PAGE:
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Styles, Parables and Scripts: Diversity and Conformity in Australian and Finnish Agriculture


Vanclay, FM and Silvasti, T and Howden, P, Styles, Parables and Scripts: Diversity and Conformity in Australian and Finnish Agriculture, Rural Society, 17, (1) pp. 3-18. ISSN 1037-1656 (2007) [Refereed Article]

DOI: doi:10.5172/rsj.351.17.1.3


Two paradigms for understanding the acquisition of farmer identity, farming styles and cultural scripts, are compared using interview material with family owned and operated farms in Australia and Finland. The styles of farming approach of van der Ploeg has been considered in various Australian applications. However, it does not adequately address why farmers become farmers, or how farming styles and farmers’ ways of life are socially reproduced. Instead, these are explained by the concepts of farmers’ parables and cultural scripts, both a form of narrative. Parables are the stories farmers tell about hypothetical farmers and which act as a form of social control. Scripts, like parables, are the cultural models that farmers utilise in their stories. Scripts and parables provide an explanation for the preservation of traditional practice when discourses of globalisation and economic rationality advocate the abandoning of the farm. © 2007 eContent Management Pty Ltd.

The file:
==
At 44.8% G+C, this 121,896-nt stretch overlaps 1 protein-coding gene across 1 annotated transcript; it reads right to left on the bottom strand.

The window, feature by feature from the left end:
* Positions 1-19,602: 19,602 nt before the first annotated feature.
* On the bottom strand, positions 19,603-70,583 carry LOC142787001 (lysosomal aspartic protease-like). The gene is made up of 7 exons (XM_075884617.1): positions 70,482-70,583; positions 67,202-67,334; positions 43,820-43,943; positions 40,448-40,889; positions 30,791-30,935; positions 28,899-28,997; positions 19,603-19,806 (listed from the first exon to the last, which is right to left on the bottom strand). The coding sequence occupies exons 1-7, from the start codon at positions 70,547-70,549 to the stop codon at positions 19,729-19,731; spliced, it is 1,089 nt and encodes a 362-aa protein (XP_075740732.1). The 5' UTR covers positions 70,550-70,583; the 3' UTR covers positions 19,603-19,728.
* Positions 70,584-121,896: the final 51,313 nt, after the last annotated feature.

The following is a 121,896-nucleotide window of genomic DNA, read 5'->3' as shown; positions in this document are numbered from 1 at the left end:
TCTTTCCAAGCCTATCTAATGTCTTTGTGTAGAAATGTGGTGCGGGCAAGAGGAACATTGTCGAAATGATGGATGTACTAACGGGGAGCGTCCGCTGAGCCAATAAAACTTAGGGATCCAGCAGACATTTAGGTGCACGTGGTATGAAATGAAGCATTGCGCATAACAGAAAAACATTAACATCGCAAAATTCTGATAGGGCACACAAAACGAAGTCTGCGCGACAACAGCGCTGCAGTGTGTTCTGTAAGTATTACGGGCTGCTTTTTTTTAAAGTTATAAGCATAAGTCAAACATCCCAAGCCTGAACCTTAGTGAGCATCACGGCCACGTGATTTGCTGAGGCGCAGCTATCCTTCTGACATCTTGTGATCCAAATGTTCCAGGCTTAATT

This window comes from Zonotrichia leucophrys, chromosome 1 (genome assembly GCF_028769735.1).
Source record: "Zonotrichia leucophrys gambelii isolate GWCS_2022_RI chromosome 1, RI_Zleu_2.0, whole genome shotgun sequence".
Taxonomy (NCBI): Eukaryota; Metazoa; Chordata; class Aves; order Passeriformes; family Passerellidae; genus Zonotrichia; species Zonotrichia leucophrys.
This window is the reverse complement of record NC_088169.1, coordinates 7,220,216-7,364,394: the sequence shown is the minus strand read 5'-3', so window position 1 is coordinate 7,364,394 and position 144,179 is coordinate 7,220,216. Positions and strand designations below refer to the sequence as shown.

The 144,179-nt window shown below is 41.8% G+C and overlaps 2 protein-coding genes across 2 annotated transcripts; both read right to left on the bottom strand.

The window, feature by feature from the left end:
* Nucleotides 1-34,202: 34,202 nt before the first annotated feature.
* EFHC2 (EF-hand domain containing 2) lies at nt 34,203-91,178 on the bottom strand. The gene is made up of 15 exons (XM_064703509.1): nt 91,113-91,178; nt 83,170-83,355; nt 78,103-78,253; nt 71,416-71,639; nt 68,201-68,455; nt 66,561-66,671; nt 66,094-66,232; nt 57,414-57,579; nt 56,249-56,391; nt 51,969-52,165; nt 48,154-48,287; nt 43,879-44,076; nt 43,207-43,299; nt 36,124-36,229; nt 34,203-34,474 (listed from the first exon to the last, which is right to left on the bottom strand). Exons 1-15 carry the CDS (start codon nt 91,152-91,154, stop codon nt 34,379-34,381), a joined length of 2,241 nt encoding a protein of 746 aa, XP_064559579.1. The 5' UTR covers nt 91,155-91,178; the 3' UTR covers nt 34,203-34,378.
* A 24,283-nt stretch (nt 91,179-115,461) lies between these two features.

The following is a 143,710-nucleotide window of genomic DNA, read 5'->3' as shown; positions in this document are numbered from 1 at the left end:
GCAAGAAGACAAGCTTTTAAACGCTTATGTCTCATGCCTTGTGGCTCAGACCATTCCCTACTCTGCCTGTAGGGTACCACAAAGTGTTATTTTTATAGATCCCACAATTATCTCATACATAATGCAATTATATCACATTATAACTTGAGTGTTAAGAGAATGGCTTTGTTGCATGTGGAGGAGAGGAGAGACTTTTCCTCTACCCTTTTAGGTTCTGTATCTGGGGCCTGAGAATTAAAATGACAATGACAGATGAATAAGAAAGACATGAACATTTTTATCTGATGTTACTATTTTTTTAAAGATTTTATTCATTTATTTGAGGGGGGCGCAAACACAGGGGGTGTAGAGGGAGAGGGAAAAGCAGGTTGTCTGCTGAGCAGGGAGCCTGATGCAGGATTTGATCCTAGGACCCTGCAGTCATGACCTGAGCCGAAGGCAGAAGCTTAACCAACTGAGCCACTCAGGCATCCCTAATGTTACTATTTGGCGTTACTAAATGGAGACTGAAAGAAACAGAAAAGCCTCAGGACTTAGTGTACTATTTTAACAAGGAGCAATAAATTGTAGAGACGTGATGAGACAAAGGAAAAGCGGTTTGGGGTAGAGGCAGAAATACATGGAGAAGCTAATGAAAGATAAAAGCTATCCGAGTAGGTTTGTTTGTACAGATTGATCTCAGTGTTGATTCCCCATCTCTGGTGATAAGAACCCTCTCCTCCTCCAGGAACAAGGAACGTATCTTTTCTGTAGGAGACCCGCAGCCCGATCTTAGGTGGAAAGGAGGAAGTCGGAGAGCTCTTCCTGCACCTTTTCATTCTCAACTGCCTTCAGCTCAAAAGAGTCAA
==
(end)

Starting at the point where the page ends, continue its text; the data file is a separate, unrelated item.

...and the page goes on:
Item Details

Item Type:Refereed Article
Research Division:Environmental Sciences
Research Group:Environmental management
Research Field:Natural resource management
Objective Division:Environmental Management
Objective Group:Terrestrial systems and management
Objective Field:Evaluation, allocation, and impacts of land use
UTAS Author:Vanclay, FM (Professor Francis Vanclay)
ID Code:23906
Year Published:2007
Deposited By:Agricultural Science
Deposited On:2007-08-01
Last Modified:2009-09-10

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